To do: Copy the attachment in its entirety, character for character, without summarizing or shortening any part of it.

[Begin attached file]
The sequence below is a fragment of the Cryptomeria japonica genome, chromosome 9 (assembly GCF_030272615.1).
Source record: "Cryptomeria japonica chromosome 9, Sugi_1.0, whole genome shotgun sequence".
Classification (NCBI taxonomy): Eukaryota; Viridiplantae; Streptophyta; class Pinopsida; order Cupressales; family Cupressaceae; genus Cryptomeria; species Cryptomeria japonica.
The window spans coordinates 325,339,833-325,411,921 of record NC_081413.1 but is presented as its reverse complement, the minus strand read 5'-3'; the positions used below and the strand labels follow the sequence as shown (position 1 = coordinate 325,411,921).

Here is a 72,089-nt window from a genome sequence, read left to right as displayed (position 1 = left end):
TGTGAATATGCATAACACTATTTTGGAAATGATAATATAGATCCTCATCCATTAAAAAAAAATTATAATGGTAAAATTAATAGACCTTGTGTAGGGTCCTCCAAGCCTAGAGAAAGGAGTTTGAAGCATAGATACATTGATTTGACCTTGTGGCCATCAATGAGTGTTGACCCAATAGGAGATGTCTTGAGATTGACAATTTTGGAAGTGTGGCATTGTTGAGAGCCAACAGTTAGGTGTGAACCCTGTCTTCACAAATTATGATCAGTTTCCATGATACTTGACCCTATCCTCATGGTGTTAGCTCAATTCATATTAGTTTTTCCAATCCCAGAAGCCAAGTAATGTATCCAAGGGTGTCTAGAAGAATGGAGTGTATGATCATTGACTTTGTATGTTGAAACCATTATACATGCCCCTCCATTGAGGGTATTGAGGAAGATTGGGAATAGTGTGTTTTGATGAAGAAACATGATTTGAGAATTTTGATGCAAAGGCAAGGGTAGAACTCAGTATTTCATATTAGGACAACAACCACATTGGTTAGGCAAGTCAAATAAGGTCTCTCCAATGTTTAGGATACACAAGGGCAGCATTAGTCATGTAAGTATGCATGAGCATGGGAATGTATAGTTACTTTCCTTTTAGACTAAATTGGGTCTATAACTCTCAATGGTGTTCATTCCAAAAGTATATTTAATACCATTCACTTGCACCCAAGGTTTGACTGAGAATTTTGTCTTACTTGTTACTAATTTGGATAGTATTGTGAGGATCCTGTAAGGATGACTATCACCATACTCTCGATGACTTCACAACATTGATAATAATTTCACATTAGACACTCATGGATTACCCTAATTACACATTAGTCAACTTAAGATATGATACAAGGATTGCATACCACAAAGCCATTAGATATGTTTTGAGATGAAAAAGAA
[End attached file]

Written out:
The sequence below is a fragment of the Cryptomeria japonica genome, chromosome 9 (assembly GCF_030272615.1).
Source record: "Cryptomeria japonica chromosome 9, Sugi_1.0, whole genome shotgun sequence".
Classification (NCBI taxonomy): Eukaryota; Viridiplantae; Streptophyta; class Pinopsida; order Cupressales; family Cupressaceae; genus Cryptomeria; species Cryptomeria japonica.
The window spans coordinates 325,339,833-325,411,921 of record NC_081413.1 but is presented as its reverse complement, the minus strand read 5'-3'; the positions used below and the strand labels follow the sequence as shown (position 1 = coordinate 325,411,921).

Here is a 72,089-nt window from a genome sequence, read left to right as displayed (position 1 = left end):
TGTGAATATGCATAACACTATTTTGGAAATGATAATATAGATCCTCATCCATTAAAAAAAAATTATAATGGTAAAATTAATAGACCTTGTGTAGGGTCCTCCAAGCCTAGAGAAAGGAGTTTGAAGCATAGATACATTGATTTGACCTTGTGGCCATCAATGAGTGTTGACCCAATAGGAGATGTCTTGAGATTGACAATTTTGGAAGTGTGGCATTGTTGAGAGCCAACAGTTAGGTGTGAACCCTGTCTTCACAAATTATGATCAGTTTCCATGATACTTGACCCTATCCTCATGGTGTTAGCTCAATTCATATTAGTTTTTCCAATCCCAGAAGCCAAGTAATGTATCCAAGGGTGTCTAGAAGAATGGAGTGTATGATCATTGACTTTGTATGTTGAAACCATTATACATGCCCCTCCATTGAGGGTATTGAGGAAGATTGGGAATAGTGTGTTTTGATGAAGAAACATGATTTGAGAATTTTGATGCAAAGGCAAGGGTAGAACTCAGTATTTCATATTAGGACAACAACCACATTGGTTAGGCAAGTCAAATAAGGTCTCTCCAATGTTTAGGATACACAAGGGCAGCATTAGTCATGTAAGTATGCATGAGCATGGGAATGTATAGTTACTTTCCTTTTAGACTAAATTGGGTCTATAACTCTCAATGGTGTTCATTCCAAAAGTATATTTAATACCATTCACTTGCACCCAAGGTTTGACTGAGAATTTTGTCTTACTTGTTACTAATTTGGATAGTATTGTGAGGATCCTGTAAGGATGACTATCACCATACTCTCGATGACTTCACAACATTGATAATAATTTCACATTAGACACTCATGGATTACCCTAATTACACATTAGTCAACTTAAGATATGATACAAGGATTGCATACCACAAAGCCATTAGATATGTTTTGAGATGAAAAAGAA